The Commission of the Żebbuġ Evangelists

Most of what we know about the genesis of the Żebbuġ Evangelists comes from the Giornale di Roma article mentioned above. It contains a sentence that appears to provide important insights into the evolution of the silver altar figures:

With wise advice, Mr. Belli wanted them [the Żebbuġ Evangelists] to portray the concept, and the purity of the Evangelists painted by the brush of the distinguished Cav. Overbeck in the chapel of the Casino Torlonia in Castel Gandolfo; in which he was so well supported by the very able sculptor Signor Galli, who had supplied him with the plastic models, that in reality nothing could be more in conformity with the sound principles of art.‍[13]

“Signor Galli” was, no doubt, the sculptor Galli,‍[14] and his “plastic” (i.e., three-dimensional) models, according to the article, were based on the four Evangelists painted by Overbeck in the chapel of the Casino Torlonia. The author of the article apparently did not know that, in reality, the four Evangelists in the Torlonia chapel, as well as a series of figures of the apostles, were drawn by Overbeck but painted by his follower and collaborator, the German painter Alexander Maximilian Seitz.‍[15]

Although the sentence in the Giornale di Roma suggests only an indirect relation between Belli and Overbeck, it appears that the involvement of Overbeck was more direct than what was implied. The Żebbuġ priest Salvatore Ciappara, in his book of 1882 on the history of his Parish Church of St. Philip of Agira, speaks of a letter sent by Belli from Rome to his compatriot and fellow priest Filippo Grima.‍[16] Quoting the letter, Ciappara states that Overbeck had visited Belli’s studio to see the Saint Mark and Saint John statues and had enthusiastically approved of his work.‍[17] This clearly shows that Overbeck was directly following the development of the work and perhaps was even giving Belli personal advice. Indeed, though the commission for the Żebbuġ Evangelists had clearly gone to Belli, it may be possible to see the outcome as one that was conceived and carried out in phases, supervised by Overbeck, Galli, and Belli. In each phase, the four figures were translated into a new medium—from drawing to painting, from painting to sculpture, and from sculpture to decorative art.

figure 4
Fig. 4, Luigi Fontana, Saint Philip of Agira, 1863. Silver. Parish Church of St. Philip of Agira, Żebbuġ. Artwork in the public domain; photograph by Joe P. Borg.

The Żebbuġ Evangelists also are significant for heralding another crucial moment in the island’s artistic history. In 1860, Luigi Fontana (1827–1908), Tommaso Minardi’s (1787–1871) closest pupil and follower, was entrusted with the production of Saint Philip of Agira, a silver processional statue for the same Żebbuġ parish church (fig. 4), a work which was to crown and seal the Malta-Rome connection.‍[18] Undoubtedly, the success of the Evangelists spurred the Żebbuġ parishioners to strengthen their aspiration for a life-size effigy of their patron saint. It is fascinating to note that the Saint Philip of Agira project was supervised by Overbeck, who sent a report to Malta in January 1863.‍[19] The statue finally arrived in Malta, accompanied by its artist, in July 1863. Indeed, Belli would have been a strong candidate for the silver execution of the statue of Saint Philip, but his death in 1859 robbed him of this prospect. The repeated involvement of Overbeck with commissions coming from the Parish Church of St. Philip of Agira might indicate that someone in the parish had direct access to the artist.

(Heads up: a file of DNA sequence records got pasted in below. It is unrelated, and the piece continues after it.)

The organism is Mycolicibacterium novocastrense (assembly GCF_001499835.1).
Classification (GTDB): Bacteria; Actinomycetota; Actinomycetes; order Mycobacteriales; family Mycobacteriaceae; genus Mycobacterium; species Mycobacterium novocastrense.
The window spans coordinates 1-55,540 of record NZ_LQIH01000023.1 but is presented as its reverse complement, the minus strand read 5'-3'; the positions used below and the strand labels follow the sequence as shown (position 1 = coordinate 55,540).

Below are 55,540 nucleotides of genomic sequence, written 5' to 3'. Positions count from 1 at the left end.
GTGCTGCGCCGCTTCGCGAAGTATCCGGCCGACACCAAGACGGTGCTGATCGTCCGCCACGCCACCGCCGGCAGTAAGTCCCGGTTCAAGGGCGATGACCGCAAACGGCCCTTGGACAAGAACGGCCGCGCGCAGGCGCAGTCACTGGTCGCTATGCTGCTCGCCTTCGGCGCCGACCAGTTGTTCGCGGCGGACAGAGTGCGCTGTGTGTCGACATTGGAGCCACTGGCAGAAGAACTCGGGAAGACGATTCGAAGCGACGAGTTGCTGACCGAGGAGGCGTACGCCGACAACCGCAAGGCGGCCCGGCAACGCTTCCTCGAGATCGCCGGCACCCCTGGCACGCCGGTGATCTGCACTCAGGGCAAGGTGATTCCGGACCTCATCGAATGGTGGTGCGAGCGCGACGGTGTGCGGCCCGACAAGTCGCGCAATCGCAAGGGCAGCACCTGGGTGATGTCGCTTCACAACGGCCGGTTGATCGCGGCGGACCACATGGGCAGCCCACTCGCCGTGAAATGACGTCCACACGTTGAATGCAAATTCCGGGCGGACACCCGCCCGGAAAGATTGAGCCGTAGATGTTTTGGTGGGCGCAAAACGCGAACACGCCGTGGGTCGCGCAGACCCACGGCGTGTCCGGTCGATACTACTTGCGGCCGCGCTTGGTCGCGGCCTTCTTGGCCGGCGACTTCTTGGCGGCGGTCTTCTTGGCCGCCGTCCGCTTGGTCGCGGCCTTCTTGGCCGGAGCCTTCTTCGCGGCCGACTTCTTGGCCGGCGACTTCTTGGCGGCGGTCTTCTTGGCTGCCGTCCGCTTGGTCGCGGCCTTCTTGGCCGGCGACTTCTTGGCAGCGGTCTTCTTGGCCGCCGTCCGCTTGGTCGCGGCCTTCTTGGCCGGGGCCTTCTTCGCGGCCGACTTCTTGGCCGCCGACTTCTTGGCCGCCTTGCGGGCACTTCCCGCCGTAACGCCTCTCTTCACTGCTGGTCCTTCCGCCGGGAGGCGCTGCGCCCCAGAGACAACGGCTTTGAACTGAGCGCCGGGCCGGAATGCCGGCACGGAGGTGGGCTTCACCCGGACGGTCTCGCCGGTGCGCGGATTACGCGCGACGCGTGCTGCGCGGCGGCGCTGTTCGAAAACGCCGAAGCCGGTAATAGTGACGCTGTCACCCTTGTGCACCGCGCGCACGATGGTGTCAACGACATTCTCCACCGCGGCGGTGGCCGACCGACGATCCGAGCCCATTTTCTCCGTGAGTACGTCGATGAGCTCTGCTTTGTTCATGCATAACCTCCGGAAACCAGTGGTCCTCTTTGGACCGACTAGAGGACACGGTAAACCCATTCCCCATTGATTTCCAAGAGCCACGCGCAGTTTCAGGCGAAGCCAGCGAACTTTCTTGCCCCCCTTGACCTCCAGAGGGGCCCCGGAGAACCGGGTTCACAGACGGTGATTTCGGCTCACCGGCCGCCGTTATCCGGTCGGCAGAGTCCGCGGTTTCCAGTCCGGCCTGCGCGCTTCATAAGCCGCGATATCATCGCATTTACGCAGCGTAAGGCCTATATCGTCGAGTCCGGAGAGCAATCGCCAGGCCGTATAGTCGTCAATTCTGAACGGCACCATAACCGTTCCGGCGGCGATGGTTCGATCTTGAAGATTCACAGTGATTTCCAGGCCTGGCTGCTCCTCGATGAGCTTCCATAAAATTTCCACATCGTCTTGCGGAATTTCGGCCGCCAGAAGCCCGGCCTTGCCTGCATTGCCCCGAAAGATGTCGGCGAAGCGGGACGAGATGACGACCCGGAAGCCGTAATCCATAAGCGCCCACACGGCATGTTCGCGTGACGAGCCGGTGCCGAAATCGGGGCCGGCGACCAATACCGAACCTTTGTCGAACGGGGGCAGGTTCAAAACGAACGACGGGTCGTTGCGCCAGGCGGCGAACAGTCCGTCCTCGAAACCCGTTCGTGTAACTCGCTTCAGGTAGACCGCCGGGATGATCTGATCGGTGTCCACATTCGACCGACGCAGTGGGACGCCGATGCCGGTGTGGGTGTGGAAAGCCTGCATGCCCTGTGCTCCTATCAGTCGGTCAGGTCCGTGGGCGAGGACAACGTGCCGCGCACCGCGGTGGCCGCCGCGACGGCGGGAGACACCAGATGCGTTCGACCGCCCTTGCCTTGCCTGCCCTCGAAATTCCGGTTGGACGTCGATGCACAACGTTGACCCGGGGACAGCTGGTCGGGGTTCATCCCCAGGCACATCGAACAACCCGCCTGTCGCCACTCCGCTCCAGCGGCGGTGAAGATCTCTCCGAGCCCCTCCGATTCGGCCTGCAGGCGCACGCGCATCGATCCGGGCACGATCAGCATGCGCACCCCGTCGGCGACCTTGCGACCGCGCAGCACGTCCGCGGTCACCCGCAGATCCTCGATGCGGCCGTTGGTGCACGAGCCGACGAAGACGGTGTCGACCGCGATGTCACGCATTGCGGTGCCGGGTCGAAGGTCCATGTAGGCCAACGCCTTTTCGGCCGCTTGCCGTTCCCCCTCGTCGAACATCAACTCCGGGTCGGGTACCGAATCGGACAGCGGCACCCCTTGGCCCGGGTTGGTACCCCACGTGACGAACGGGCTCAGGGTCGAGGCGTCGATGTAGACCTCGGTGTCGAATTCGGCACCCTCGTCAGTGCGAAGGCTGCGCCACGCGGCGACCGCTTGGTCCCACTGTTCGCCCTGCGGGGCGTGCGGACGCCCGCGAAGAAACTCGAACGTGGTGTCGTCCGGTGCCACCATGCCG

Johann Friedrich Overbeck

figure 5
Fig. 5, Johann Friedrich Overbeck, Self-Portrait, 1824. Pencil on paper. MUŻA – the National Community Art Museum, Heritage Malta, Valletta. Artwork in the public domain; photograph courtesy of MUŻA and Heritage Malta.

Though the precise role of Overbeck in the creation of the Żebbuġ Evangelists is unclear, his connection to the works is undeniable. It is not known how he became connected with the commission of the Evangelists, but by the 1850s, his name was well-known in artistic and cultural circles in Malta, and together with his contemporary Minardi, he had become one of the luminaries for Maltese artists to follow.‍[20] Overbeck’s relationship with Malta was established through Giuseppe Hyzler (1787–1858), a dominant artistic figure on the island in the first half of the century. Hyzler, belonging to a Maltese family of German extraction, was the first among several promising artists of the early nineteenth century to travel to Rome under Governor Maitland, establishing close contacts with the Lukasbrüder or, as they came to be more popularly known, the Nazarenes. This group of German painters had established themselves in the Eternal City in 1810 under the leadership of Overbeck and Franz Pforr (1788–1812).‍[21] Following the latter’s tragic early death, it was Overbeck who came to epitomize the movement’s ideology, and Hyzler formed an important and enduring relationship with him, which continued even after his return to Malta. A wonderful Self-Portrait in graphite by the young Overbeck, signed and dated 1824 (fig. 5), in the Maltese National Collection at MUŻA, arrived in Malta most probably through Hyzler.

figure 6
Fig. 6, Giuseppe Hyzler, The Virgin of Manresa Appearing to Saint Ignatius of Loyola, ca. 1833. Oil on canvas. Jesuit Retreat House, Victoria, Gozo. Artwork in the public domain; photograph by Daniel Cilia.